Emelda Forsyte had little experience of hospitals until her diagnosis, so she looked upon her first chemotherapy session as an ideal opportunity for research for her next novel. Her diagnosis was treatable and curable, positive and hopeful, but she would give her heroine, Jolie Jansen, a very likely terminal prognosis. It would add a cutting edge to the fifteenth book in the series.
Jolie had not been nervous about her first chemotherapy session until the lady in the reclining chair opposite died.
‘Good morning.’ A nurse’s voice startled her out of the opening chapter forming in her head. What did that nurse say her name was? They all looked the same in their uniforms and masks.
‘Name and date of birth please.’
‘Emelda Forsyte, 5th July 1964.’
Even with a mask on the nurse looked very puzzled.
‘Oh sorry , I must have the wrong patient. I have you down as Jane Brown.’
‘No, I apologise, Emelda Forsyte is my nom de plume.’
The nurse looked even more confused.
‘I’m a writer, you know, my private detective novels, Jolie Janson, third series on ITV Sunday Drama set in the wilds of Bedfordshire.’
The top half of the nurse’s face still looked blank.
‘Ah, I’m not into all that crime stuff… so you are Jane Brown and your date of birth is?’
Emelda looked at the patients in the other three bays to check if they might be listening in, no doubt they were if they had heard there was a famous author on the ward. She removed her mask and mouthed something.
‘Sorry, I didn’t hear.’
‘10th May 1949’ Emelda whispered.
Emelda watched carefully as a needle was inserted into her hand, more than the slight prick she was told to expect, but hey, Jolie would not flinch, that was nothing compared to the injuries she had experienced. At least the blood being drawn out looked a good colour.
‘I suppose even those tiny phials of blood would be enough to clone me’ Emelda joked.
‘Oh no, they just go to the lab for testing, make sure you are well.’
‘Hmm, but if someone stole them from the lab I could be cloned.’
The nurse chose not to hear and slipped away.
In a short while she reappeared with a bag for the drip and another nurse who asked her name and date of birth.
‘I already answered that.’
‘We double check each time, just making sure the right patient is getting the right drug. This has just come up from the pharmacy with your name and details on it.’
‘That is reassuring, but have you ever had a rogue pharmacist, I mean there could be a fatal dose or a deadly poison in that bag.’
The two nurses exchanged glances.
‘Now dear, it’s quite natural to be nervous your first time, but you are in very safe hands, no need to worry.’
‘I am not nervous, just thinking about research for my next novel.’
‘Okay so let’s go through the prescriptions you have to take home. Now these injections must go in the fridge and on Friday the district nurse will start coming round to give you one injection each day.’
‘District nurses, do they still have them, she won’t be in uniform will she?’
‘Could be a he and they will be in uniform and PPE, you will be perfectly safe.’
All Emelda was worried about was the neighbours seeing, district nurses were what old people had visiting them. Hopefully they would have to park round the corner and not draw any attention. Then she had an idea.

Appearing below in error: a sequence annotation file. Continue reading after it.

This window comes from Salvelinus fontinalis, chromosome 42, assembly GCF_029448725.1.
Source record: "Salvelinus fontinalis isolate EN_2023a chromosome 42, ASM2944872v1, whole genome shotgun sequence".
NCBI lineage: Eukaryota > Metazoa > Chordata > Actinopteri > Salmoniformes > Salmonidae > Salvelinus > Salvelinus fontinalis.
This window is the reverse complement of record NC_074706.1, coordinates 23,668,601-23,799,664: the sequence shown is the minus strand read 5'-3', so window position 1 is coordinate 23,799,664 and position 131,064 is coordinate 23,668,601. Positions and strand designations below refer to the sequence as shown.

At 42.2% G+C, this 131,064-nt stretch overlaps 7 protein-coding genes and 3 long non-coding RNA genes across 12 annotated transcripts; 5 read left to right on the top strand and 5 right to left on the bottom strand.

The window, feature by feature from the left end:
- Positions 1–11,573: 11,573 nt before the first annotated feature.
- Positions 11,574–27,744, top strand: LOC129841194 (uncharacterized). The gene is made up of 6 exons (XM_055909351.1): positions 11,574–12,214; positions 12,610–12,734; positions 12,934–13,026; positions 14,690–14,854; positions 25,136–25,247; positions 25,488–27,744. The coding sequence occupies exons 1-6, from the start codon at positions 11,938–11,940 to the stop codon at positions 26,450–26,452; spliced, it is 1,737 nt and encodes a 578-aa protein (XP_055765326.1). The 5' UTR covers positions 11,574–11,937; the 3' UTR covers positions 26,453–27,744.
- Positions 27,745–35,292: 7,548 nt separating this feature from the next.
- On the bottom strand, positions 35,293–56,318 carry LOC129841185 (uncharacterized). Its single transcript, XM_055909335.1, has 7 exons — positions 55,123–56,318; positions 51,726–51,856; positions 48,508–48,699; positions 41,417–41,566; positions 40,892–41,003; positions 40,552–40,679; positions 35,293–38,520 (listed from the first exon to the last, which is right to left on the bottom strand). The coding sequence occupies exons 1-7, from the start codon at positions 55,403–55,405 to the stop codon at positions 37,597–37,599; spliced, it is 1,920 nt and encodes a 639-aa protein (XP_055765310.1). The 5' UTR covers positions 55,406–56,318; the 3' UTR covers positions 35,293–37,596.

‘How would I know they were real, could be an assassin in disguise with a lethal injection, like that chap who pretended to be doing Covid vaccinations.’
‘Just ring your surgery if you have any worries…’
Emelda examined the contents of the paper bag from the pharmacy and withdrew a box of tablets to read the instructions.
‘Read the leaflet inside carefully when you get home, you must take those tablets as instructed.’
‘So what would happen if you made a mistake, or your husband or daughter were in charge and intentionally gave you too many… or perhaps a wife might look at her husband lying in a drunken stupor and stick all those needles in him at once.’
‘Any mistakes and you must ring the hot line straight away or even dial 999. Who is at home with you?’
‘Oh I live alone, ditched Mr. Brown years ago and became Emelda Forsyte.’
‘I am sure you will manage your tablets fine, just remember to lock all your medication out of reach of you have grandchildren visiting.’
‘None of those thank God, humans under the age of twelve are to be avoided at all costs.’
Emelda was glad to be up and feeling fine, calling for a taxi and bidding farewell to the nurses who looked relieved to see her leaving.
‘Now take it easy and be prepared for the effects to kick in tomorrow.’
‘Oh I shall be fine, see you all in three weeks’ time.’
Before Emelda arrived back at the main entrance she was surprised to be stopped by a man in a suit who quickly produced a warrant card.
‘Mrs. Jane Brown?’
‘You would probably know me better as Emelda Forsyte, crime writer, is that why you stopped me?’
‘Never heard of her, I am only interested in Jane Brown; security gave us a call, your nurse rang the patient alert hot line about some inappropriate conversations and questions. Can you confirm you have just had a session of chemotherapy?’
‘Yes, it went very well, lovely staff, I don’t understand what you are saying.’
‘Hospitals have to be very careful that medication is not taken away to be misused, if we could go somewhere private to have a little discussion?’
‘No, you misunderstand, I was merely doing research, anyway I must go, taxi arriving any minute.’
‘I could invite you to come to the police station to help with our enquiries.’
For a moment Emelda was most offended, more because he had not recognised her as a famous crime writer than that he might think her a criminal. But this could be a research opportunity. Jolie Janson had more than her fair share of run ins with Bedfordshire Police, but Emelda had never actually been inside a police station…